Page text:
The Marketing and Operations Connection

Published February 06, 2009   permalink

Fundamental to the effective use of social media in marketing is getting the product experience right. This stands in marked contrast to traditional efforts that focus on getting the message right.

Listening is often the recommended starting point when engaging the Social Web for the first time. Solid advice, too, very much like walking into a party: Before announcing who you are and what you believe, social etiquette suggests getting to know a few people first. The Social Web works likes this, and so listening to what people are saying about your brand, product, service or industry segment is fundamental to the effective use of social media as a marketer.

But what happens if you don't like what you hear? With traditional media, when a focus group or consumer complaint tells you that your message is off, you change it. On the Social Web, the message is not yours in the first place, so you cannot simply "change it." Think about the Coke and Mentos videos: Coke didn't own or create them, so Coke couldn't change them. More recently, think about the "Motrin Moms" conversations: The offending spot was pulled, but the conversation--out of the control of the brand team--remained unchanged. On the Social Web, you have to shift away from control and toward participation. So, how do you participate in a negative conversation?

In the simple cases of factual errors, you can add your voice. Disclosed and transparent, being part of the conversation goes a long way. And if the problem is deeper than that? Then what? What if your product is really not as good as you'd like to think it is?

This is where social media and the Social Web are so powerful, and so useful for business, especially in a tough economy. Coming off of the Social Web is exactly the information you need to make your product better. That, and that alone, will change the conversations that are occurring. Of course, the catch here is that this goes way beyond marketing: This is realm of operations, and it is here that the fundamental difference between the use of social media versus traditional media becomes clear: Social media is driven by Operations, not Marketing. This means that, as a marketer, you need to reach out to the COO and get her on your side before making a full-on dive into the Social Web. Unless you have control over the experience your product or service is actually delivering you are playing with fire. Campfires are great on a chilly night...unless they get of control. Take the time to build a bridge to Operations. That done, your social media based marketing programs are much more likely to produce the heat you need to ignite your market instead of burning your brand.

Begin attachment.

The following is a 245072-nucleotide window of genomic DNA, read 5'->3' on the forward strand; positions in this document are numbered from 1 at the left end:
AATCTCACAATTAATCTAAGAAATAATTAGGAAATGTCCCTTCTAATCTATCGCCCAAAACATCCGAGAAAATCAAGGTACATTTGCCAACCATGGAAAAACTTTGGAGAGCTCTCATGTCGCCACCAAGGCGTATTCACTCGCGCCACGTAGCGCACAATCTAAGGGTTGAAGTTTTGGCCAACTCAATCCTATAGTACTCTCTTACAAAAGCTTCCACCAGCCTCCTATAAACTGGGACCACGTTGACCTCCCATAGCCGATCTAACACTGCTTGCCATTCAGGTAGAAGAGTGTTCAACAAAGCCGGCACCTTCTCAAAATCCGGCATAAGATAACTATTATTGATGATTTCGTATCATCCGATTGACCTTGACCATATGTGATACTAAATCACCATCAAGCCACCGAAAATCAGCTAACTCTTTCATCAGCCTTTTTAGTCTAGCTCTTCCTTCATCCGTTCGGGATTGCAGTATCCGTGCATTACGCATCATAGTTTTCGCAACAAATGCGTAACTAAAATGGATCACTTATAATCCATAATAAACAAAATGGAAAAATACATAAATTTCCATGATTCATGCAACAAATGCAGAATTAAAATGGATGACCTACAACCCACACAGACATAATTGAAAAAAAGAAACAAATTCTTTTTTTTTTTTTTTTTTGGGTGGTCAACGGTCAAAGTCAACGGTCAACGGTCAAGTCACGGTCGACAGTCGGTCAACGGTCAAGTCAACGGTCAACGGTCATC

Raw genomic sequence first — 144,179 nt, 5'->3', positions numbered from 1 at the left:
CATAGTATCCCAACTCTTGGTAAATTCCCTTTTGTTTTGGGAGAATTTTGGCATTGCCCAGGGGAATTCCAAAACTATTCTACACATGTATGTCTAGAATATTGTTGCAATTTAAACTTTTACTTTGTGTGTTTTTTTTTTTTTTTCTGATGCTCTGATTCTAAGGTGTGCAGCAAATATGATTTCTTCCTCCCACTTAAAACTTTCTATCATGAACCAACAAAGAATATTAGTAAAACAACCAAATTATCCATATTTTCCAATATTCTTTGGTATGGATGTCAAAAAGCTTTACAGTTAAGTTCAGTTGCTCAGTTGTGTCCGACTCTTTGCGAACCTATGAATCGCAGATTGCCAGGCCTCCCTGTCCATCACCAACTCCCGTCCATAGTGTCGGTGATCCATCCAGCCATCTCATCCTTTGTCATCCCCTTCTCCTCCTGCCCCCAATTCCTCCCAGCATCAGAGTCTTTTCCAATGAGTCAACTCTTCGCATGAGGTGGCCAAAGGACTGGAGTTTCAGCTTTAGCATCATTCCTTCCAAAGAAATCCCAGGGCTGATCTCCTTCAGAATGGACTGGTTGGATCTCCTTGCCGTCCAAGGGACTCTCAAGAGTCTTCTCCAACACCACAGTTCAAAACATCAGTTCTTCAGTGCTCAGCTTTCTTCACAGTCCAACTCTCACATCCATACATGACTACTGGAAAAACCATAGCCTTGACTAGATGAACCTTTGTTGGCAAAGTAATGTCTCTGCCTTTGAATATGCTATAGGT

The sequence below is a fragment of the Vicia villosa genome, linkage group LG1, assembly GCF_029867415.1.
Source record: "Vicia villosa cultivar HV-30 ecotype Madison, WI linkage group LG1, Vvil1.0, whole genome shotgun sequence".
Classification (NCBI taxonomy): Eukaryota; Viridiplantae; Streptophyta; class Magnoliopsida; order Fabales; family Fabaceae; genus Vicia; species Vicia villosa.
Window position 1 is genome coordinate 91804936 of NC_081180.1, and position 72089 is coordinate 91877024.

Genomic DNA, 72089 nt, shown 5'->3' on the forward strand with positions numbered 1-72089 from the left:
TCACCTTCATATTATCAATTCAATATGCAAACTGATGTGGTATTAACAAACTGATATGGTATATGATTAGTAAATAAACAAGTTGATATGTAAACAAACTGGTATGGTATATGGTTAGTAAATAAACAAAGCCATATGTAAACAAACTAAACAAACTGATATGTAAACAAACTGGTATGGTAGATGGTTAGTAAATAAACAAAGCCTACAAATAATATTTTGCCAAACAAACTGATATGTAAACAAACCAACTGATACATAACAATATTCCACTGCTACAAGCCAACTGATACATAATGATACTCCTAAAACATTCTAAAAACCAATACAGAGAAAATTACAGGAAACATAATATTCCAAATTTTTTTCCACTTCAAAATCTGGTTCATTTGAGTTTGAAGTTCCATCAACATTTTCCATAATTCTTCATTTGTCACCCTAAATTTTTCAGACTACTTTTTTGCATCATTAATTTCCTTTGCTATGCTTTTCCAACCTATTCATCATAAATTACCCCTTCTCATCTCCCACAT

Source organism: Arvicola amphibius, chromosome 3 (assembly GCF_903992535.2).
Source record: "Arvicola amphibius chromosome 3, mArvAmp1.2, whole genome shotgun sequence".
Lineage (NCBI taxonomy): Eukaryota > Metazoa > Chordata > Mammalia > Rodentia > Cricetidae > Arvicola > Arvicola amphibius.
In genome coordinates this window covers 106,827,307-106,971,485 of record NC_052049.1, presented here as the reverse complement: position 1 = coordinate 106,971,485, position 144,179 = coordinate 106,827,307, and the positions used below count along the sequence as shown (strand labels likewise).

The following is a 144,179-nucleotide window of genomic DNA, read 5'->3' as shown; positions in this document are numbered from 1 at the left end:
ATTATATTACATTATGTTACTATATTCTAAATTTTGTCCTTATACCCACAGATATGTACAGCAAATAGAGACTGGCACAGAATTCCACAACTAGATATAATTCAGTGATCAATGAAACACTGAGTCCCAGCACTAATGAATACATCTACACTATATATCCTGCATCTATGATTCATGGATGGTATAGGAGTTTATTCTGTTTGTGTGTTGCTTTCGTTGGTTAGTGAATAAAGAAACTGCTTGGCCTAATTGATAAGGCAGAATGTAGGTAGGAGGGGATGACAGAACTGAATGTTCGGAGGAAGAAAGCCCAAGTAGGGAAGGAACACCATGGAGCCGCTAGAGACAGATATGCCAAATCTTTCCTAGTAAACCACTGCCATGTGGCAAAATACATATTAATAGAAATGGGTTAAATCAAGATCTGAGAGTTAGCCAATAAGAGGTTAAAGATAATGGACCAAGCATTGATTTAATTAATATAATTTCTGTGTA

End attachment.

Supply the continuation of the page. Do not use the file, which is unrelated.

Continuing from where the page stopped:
Reader's Comments

I found the post insightful. One thing I learned was that I should generally start by listening on the social web. I can see how that would be of value. I did not understand the last paragraph. What do you mean by building a bridge to operations? Are you talking about operations within our own company? What if we are affiliate marketer then how does this work? Would you mind elaborating? Thanks, Curt Clapier

By Curt

The “bridge to operations” refers to your connection as a marketer (where you define the experience or set an expectation, aka “the message”) to your counter parts in ops, where the experience is actually delivered. It is in the delivery, not the message, that the conversations on the Social Web begin. Yes, some conversations are about the ads, but the ones that we are really interested in are the ones about the products and services themselves since these are directly active in the consideration phase of the purchase funnel. As an affiliate marketer, the connection is in what you are promising or representing through your network or as a result of interaction with it. For example, a specific benefit or other quality versus what you and/or your network is in fact delivering. The difference (especially if negative) or the similarity/alignment (especially if positive) is what will drive the conversations which in turn drive subsequent sales and network activity.

By evansdave

great post..i really liked “produce the heat you need to ignite your market instead of burning your brand.” ...very clever and very true

By Matt